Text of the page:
If you have performed a bootstrap analysis, the resulting phylogenetic tree will display numbers at some of the nodes. These numbers are the percentage of bootstrap pseudoreplicates that contain the clade formed by the subtree starting at that node. This measure of bootstrap supportis displayed only when at least 50%of the pseudoreplicates contain the clade. The phylogenetic tree displayed is the estimated tree, and not the consensus of the bootstrap pseudoreplicate trees.

If you scroll further down past the tree, you will also find a table showing the evolutionary distances between the user-submitted sequence and each of the sequences in the reference set. Sites having IUPAC ambiguity codes are included in the calculation of evolutionary distances. To save the contents of the table to disk, select all of the table, copy it, open a text file document on your computer (eg Notepad or SimpleText) and then paste it in.

If you scroll further down further again, there is a text version of the phylogenetic tree in Newick format. To save this to disk, select the contents of the text box in which it is displayed, open a text file document on your computer (eg Notepad or SimpleText) and then paste it in.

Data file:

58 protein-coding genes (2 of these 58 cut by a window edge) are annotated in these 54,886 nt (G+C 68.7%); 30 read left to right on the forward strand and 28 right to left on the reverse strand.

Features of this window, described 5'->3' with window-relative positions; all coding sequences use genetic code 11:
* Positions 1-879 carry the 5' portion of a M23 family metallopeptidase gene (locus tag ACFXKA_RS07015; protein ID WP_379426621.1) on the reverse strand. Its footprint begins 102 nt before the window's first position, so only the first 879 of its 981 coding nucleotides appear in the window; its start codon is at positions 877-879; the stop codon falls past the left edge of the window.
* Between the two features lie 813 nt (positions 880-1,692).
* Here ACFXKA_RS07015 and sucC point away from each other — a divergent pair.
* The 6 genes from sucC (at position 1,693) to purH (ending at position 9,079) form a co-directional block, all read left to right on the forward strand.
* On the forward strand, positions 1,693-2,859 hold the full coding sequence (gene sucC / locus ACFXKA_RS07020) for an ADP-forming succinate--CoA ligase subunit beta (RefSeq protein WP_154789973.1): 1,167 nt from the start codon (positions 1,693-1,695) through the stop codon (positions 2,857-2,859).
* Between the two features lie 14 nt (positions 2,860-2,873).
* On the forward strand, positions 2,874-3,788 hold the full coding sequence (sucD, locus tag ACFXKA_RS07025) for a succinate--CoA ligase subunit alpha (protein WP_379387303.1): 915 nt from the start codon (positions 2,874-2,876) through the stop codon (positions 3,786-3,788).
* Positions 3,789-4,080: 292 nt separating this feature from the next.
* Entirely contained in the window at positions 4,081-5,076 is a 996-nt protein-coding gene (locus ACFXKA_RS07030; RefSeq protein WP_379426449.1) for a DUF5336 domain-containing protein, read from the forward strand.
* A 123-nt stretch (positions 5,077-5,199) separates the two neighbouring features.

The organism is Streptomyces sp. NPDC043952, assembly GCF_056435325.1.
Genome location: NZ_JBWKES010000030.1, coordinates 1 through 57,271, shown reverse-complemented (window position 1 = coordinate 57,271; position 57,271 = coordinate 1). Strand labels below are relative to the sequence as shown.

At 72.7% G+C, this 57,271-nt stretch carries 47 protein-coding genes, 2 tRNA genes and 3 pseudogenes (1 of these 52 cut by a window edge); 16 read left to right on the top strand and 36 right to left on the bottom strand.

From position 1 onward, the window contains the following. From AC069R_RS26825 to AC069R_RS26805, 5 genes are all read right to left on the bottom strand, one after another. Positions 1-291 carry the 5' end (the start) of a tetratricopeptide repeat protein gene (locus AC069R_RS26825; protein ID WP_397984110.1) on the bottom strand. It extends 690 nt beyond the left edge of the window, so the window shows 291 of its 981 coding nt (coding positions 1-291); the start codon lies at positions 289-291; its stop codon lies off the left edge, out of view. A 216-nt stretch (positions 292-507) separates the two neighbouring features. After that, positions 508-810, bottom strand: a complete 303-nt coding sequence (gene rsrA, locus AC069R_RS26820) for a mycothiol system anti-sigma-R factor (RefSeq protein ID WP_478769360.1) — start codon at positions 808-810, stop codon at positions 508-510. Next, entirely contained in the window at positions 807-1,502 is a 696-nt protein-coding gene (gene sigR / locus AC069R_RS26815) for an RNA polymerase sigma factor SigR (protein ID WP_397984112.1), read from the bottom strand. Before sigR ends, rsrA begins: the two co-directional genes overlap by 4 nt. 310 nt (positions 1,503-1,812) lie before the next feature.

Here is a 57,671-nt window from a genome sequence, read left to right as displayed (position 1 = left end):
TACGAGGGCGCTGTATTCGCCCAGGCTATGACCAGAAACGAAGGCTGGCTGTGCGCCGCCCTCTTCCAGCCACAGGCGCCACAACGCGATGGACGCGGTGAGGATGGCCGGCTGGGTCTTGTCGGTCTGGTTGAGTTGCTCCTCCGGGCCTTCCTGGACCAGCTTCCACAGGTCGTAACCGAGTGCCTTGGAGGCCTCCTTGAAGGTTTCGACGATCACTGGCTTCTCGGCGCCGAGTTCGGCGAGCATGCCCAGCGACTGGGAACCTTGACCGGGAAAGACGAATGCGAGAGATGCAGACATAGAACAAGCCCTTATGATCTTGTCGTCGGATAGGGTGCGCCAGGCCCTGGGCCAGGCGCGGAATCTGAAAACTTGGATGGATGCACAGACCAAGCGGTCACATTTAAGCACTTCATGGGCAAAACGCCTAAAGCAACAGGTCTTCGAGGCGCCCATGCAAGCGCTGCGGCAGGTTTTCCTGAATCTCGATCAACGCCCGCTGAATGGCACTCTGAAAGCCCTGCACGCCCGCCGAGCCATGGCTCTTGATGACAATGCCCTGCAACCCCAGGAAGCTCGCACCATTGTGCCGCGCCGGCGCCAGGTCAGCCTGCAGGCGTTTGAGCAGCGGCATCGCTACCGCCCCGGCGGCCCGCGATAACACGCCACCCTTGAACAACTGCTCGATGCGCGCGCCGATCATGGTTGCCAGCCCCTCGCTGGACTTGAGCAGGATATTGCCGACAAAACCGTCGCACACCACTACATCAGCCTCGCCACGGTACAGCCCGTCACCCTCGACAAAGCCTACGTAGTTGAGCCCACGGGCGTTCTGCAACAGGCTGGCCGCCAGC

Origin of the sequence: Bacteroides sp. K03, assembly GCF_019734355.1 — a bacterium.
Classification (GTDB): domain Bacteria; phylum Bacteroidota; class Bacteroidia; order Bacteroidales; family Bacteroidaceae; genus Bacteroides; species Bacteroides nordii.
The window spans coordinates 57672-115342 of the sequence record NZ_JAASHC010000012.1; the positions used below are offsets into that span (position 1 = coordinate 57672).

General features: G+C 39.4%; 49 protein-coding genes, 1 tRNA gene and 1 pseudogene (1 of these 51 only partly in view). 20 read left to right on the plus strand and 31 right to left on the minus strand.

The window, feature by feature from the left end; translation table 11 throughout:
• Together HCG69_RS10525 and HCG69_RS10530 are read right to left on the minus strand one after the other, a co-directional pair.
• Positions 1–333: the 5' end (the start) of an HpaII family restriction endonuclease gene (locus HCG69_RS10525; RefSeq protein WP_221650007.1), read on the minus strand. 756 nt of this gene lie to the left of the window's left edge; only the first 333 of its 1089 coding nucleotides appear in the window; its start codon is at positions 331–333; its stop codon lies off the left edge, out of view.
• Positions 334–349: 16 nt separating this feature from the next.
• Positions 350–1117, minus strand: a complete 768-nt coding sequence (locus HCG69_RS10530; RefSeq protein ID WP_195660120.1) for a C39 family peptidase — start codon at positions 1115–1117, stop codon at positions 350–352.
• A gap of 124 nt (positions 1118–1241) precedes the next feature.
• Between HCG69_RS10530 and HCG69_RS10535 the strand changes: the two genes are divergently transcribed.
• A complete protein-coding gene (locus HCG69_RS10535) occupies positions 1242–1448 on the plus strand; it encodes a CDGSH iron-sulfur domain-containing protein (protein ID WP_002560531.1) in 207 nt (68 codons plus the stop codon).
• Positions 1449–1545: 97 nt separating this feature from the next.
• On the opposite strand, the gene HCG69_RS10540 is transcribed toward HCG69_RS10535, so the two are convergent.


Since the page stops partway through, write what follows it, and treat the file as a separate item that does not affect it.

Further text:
You can fine-tune your analysis by clicking on the Submit a sequence link to return to the Data Entry page, where you can choose a different reference set.

Issues of Interpretation

Is it a cetacean?

Witness for the Whales is an online service for the identification of cetaceans by phylogenetic analysis. Its scope is limited to the cetaceans, and any submitted sequence will be treated as if it were derived froma cetacean. A simple system has been implemented to flag sequences which might give unreliable results. Nevertheless, it remains the responsibility of the user to decide whether a phylogenetic analysis is appropriate in their individual case. The user should also seek other evidence to corroborate that any DNA sequence which they submit is actually cetacean in origin, perhaps by searching Genbank.

Poorly Resolved Species Groups

The derivation of a phylogenetic tree from DNA sequence data which reflects the taxonomy of cetaceans is dependent on the alignment of the sequences, and the ability of the locus in question to differentiate among the species. This is on the assumption that species recognised on traditional morphological grounds will also possess diagnostic genetic characters distinguishing them from all other species. In some groups (e.g., subfamily Delphininae), this does not seem to be the case due likely to the recent and rapid rate of diversification of these species. Due to this problem, a warning note will appear on screen for all user-submitted sequences identified as members of the family Delphininae. When in doubt, consult our reference phylogenetic tree.